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‘Living fossils’ on the verge of extinction
By Shoaib Ahmed
Published Sep 15, 2014 06:21am

LAHORE: Though turtles are resilient specie and they are considered living fossils for their adaptability to their environment, they are facing imminent threat to their survival in Pakistan because of human activity and their mass killing and smuggling.

This transpired during a media trip to Sukkur, organised by the World Wide Fund (WWF) for Nature, to highlight the illegal trade of turtles and their parts.

Though no data on turtle population in Pakistan is available with the WWF or the wildlife departments, they have been declared endangered specie. The decision is based on some IUCN studies that say various turtle species in Pakistan are under great threat because of their massive killing for their illegal trade. There has been mass mortality of river turtles in the past. At the Sukkur Barrage more than 1,000 turtles were found dead along the Indus banks. Later, autopsies showed these animals were poisoned. Similarly, 3,650kg frozen body parts of turtles were confiscated while being shipped to Vietnam at Karachi airport in 2005. In another incident, 700kg dried turtles parts were intercepted while being smuggled to China at the Jinnah international airport.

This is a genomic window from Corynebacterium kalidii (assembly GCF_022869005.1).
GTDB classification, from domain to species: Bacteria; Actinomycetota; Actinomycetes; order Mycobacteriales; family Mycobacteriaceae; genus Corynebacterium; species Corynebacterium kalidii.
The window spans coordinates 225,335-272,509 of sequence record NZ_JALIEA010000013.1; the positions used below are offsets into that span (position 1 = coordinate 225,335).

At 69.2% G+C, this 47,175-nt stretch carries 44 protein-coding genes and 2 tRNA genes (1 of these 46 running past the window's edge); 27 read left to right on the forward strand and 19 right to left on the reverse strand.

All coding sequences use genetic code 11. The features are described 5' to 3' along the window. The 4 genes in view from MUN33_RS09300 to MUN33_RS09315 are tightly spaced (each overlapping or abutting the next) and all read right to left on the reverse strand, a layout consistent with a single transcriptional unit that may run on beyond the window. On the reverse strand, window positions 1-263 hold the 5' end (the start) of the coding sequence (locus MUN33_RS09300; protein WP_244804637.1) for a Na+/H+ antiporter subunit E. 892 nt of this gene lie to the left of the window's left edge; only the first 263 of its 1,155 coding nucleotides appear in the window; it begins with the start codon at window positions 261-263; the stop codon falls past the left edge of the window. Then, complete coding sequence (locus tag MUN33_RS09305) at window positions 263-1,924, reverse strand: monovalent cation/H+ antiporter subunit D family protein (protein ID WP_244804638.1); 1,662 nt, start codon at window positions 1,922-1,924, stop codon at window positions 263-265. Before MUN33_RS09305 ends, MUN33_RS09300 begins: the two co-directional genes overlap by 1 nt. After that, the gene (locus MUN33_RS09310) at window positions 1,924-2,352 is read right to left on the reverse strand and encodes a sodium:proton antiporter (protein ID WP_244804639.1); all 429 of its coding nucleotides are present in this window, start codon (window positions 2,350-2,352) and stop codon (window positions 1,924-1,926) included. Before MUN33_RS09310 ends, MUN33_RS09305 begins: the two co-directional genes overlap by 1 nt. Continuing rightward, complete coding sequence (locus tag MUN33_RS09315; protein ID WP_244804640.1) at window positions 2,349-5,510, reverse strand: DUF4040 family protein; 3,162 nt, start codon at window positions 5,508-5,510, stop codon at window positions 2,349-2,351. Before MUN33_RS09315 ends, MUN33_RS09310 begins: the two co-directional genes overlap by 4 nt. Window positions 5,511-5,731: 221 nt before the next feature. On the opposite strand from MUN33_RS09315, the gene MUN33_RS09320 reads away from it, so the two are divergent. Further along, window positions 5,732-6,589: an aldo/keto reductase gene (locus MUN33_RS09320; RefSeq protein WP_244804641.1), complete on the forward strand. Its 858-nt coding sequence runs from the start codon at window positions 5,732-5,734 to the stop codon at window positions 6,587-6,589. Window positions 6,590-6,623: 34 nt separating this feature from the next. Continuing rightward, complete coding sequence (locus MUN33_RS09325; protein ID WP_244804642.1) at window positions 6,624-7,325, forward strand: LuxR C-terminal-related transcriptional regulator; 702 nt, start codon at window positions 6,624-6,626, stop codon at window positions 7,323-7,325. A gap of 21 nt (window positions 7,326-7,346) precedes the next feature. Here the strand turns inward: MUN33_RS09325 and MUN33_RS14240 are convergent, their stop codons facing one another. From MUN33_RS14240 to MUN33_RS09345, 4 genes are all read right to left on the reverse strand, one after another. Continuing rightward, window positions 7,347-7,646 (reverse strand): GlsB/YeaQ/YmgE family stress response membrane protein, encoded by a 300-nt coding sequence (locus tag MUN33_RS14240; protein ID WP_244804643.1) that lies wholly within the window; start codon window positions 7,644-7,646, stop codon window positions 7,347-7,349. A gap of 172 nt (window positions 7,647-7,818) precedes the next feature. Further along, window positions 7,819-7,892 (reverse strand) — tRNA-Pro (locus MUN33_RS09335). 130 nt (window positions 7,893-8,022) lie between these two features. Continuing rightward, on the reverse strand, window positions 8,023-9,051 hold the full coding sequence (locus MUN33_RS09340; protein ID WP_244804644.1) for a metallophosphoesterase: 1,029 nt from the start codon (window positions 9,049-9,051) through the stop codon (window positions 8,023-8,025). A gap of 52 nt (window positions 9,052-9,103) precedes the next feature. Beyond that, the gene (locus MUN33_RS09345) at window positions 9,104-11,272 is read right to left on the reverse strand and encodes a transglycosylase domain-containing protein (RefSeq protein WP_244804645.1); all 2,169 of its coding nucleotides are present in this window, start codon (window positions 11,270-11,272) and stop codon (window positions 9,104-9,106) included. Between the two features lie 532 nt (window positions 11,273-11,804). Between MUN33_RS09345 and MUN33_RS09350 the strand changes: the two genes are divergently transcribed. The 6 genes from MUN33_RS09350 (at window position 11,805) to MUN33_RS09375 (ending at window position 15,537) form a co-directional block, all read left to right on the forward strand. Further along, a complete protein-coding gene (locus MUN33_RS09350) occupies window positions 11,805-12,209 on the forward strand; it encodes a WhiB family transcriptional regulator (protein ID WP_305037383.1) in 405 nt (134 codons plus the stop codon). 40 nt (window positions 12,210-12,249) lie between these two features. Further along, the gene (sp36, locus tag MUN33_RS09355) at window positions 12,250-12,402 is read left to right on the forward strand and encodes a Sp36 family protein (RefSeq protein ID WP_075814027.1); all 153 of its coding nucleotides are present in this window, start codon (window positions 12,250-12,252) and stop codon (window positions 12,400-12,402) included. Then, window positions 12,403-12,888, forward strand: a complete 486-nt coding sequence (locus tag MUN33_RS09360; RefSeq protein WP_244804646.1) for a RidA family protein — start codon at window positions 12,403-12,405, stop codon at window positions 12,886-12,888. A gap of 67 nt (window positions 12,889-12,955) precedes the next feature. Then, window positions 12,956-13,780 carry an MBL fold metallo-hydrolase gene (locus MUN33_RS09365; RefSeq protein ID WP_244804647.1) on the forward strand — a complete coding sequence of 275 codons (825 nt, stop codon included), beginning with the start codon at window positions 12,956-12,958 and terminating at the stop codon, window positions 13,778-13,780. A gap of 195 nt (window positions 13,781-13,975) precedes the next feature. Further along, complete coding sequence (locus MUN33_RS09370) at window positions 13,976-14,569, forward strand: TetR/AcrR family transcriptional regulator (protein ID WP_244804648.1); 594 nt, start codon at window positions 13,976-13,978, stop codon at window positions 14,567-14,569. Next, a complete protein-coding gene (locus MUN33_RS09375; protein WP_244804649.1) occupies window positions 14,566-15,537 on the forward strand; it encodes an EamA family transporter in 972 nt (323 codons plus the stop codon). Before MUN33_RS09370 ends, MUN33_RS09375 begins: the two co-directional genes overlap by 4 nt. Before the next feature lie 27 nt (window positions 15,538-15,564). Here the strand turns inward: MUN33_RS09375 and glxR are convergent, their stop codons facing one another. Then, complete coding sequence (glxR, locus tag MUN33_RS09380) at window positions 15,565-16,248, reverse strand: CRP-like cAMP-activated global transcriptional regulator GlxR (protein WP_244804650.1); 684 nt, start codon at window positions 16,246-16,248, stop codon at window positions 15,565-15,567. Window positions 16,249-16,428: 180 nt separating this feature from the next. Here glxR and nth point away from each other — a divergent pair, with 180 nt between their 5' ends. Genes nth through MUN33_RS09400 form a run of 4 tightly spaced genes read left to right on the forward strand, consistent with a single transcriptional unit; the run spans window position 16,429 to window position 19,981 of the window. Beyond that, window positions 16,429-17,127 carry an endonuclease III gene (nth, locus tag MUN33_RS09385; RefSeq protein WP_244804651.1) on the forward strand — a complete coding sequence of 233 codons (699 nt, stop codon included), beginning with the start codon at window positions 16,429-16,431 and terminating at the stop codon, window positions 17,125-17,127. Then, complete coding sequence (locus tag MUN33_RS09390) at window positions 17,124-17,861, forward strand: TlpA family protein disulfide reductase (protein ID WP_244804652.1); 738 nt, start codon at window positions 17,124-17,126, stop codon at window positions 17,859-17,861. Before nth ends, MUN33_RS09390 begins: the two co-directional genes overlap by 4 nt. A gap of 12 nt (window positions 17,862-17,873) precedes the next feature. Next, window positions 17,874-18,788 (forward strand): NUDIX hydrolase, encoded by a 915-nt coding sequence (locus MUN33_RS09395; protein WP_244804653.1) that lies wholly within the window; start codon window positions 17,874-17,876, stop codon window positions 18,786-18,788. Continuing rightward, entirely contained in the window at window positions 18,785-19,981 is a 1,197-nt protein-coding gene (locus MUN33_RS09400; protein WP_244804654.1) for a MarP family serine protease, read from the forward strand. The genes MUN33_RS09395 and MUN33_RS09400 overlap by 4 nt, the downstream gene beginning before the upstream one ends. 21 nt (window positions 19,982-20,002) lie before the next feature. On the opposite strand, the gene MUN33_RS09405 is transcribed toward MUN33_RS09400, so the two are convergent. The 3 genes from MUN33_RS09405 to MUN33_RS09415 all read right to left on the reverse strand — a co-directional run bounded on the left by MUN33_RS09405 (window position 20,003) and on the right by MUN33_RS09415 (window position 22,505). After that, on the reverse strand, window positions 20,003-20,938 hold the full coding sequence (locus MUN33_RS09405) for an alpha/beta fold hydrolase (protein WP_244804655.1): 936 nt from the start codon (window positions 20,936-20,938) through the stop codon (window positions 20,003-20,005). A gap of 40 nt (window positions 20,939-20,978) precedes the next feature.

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Blue whale’s stomach sold for Rs100,000
By Our Correspondent
Published: August 14, 2014

Marine experts claim that the dead whale found in Karachi’s waters was not an Arabian Humpback but a blue whale.

They claim that although the blue whale is common in many oceans, it is considered to be an endangered species. “It is 67-foot-long and it is a blue whale not a humpback,” said Moazzam Khan, the technical adviser of the World Wide Fund for Nature (WWF)-Pakistan and the chairperson of the Pakistan Whales and Dolphin Society.